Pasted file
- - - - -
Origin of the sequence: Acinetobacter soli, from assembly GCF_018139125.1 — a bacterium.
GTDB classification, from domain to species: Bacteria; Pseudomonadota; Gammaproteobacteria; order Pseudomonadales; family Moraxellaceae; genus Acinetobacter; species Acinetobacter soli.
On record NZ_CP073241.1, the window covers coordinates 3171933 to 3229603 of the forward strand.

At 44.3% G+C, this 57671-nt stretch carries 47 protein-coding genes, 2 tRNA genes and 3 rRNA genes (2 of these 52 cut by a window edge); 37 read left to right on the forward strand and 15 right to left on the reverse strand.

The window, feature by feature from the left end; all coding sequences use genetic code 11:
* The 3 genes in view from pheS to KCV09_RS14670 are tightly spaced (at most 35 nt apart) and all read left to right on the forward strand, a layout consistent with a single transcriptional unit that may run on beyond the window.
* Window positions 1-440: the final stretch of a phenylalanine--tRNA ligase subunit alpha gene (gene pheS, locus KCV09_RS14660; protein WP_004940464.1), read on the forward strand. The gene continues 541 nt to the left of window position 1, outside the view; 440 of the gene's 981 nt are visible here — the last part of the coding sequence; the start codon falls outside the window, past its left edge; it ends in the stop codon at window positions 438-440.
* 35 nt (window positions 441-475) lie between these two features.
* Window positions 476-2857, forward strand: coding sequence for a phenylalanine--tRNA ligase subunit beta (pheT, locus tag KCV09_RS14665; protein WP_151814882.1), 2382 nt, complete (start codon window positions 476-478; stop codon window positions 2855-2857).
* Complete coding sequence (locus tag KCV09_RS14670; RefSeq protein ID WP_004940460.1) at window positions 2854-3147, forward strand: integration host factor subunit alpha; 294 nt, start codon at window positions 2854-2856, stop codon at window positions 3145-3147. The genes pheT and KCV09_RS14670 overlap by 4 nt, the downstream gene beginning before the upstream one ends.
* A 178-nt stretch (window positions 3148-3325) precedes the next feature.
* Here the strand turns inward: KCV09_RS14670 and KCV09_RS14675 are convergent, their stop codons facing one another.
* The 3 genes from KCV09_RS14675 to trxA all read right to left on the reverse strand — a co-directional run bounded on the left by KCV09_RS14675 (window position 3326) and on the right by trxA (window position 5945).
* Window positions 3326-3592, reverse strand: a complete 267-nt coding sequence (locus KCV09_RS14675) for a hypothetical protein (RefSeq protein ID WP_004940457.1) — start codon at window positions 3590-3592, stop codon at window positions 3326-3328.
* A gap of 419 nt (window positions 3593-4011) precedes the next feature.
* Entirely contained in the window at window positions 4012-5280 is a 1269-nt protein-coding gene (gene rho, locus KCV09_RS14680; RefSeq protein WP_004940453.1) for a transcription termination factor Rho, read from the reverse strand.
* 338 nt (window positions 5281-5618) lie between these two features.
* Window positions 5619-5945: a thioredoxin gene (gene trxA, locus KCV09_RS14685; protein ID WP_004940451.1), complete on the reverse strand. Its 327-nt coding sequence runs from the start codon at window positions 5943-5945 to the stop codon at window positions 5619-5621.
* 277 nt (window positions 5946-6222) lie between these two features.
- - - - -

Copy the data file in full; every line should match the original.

Origin of the sequence: Acinetobacter soli, from assembly GCF_018139125.1 — a bacterium.
GTDB classification, from domain to species: Bacteria; Pseudomonadota; Gammaproteobacteria; order Pseudomonadales; family Moraxellaceae; genus Acinetobacter; species Acinetobacter soli.
On record NZ_CP073241.1, the window covers coordinates 3171933 to 3229603 of the forward strand.

At 44.3% G+C, this 57671-nt stretch carries 47 protein-coding genes, 2 tRNA genes and 3 rRNA genes (2 of these 52 cut by a window edge); 37 read left to right on the forward strand and 15 right to left on the reverse strand.

The window, feature by feature from the left end; all coding sequences use genetic code 11:
* The 3 genes in view from pheS to KCV09_RS14670 are tightly spaced (at most 35 nt apart) and all read left to right on the forward strand, a layout consistent with a single transcriptional unit that may run on beyond the window.
* Window positions 1-440: the final stretch of a phenylalanine--tRNA ligase subunit alpha gene (gene pheS, locus KCV09_RS14660; protein WP_004940464.1), read on the forward strand. The gene continues 541 nt to the left of window position 1, outside the view; 440 of the gene's 981 nt are visible here — the last part of the coding sequence; the start codon falls outside the window, past its left edge; it ends in the stop codon at window positions 438-440.
* 35 nt (window positions 441-475) lie between these two features.
* Window positions 476-2857, forward strand: coding sequence for a phenylalanine--tRNA ligase subunit beta (pheT, locus tag KCV09_RS14665; protein WP_151814882.1), 2382 nt, complete (start codon window positions 476-478; stop codon window positions 2855-2857).
* Complete coding sequence (locus tag KCV09_RS14670; RefSeq protein ID WP_004940460.1) at window positions 2854-3147, forward strand: integration host factor subunit alpha; 294 nt, start codon at window positions 2854-2856, stop codon at window positions 3145-3147. The genes pheT and KCV09_RS14670 overlap by 4 nt, the downstream gene beginning before the upstream one ends.
* A 178-nt stretch (window positions 3148-3325) precedes the next feature.
* Here the strand turns inward: KCV09_RS14670 and KCV09_RS14675 are convergent, their stop codons facing one another.
* The 3 genes from KCV09_RS14675 to trxA all read right to left on the reverse strand — a co-directional run bounded on the left by KCV09_RS14675 (window position 3326) and on the right by trxA (window position 5945).
* Window positions 3326-3592, reverse strand: a complete 267-nt coding sequence (locus KCV09_RS14675) for a hypothetical protein (RefSeq protein ID WP_004940457.1) — start codon at window positions 3590-3592, stop codon at window positions 3326-3328.
* A gap of 419 nt (window positions 3593-4011) precedes the next feature.
* Entirely contained in the window at window positions 4012-5280 is a 1269-nt protein-coding gene (gene rho, locus KCV09_RS14680; RefSeq protein WP_004940453.1) for a transcription termination factor Rho, read from the reverse strand.
* 338 nt (window positions 5281-5618) lie between these two features.
* Window positions 5619-5945: a thioredoxin gene (gene trxA, locus KCV09_RS14685; protein ID WP_004940451.1), complete on the reverse strand. Its 327-nt coding sequence runs from the start codon at window positions 5943-5945 to the stop codon at window positions 5619-5621.
* 277 nt (window positions 5946-6222) lie between these two features.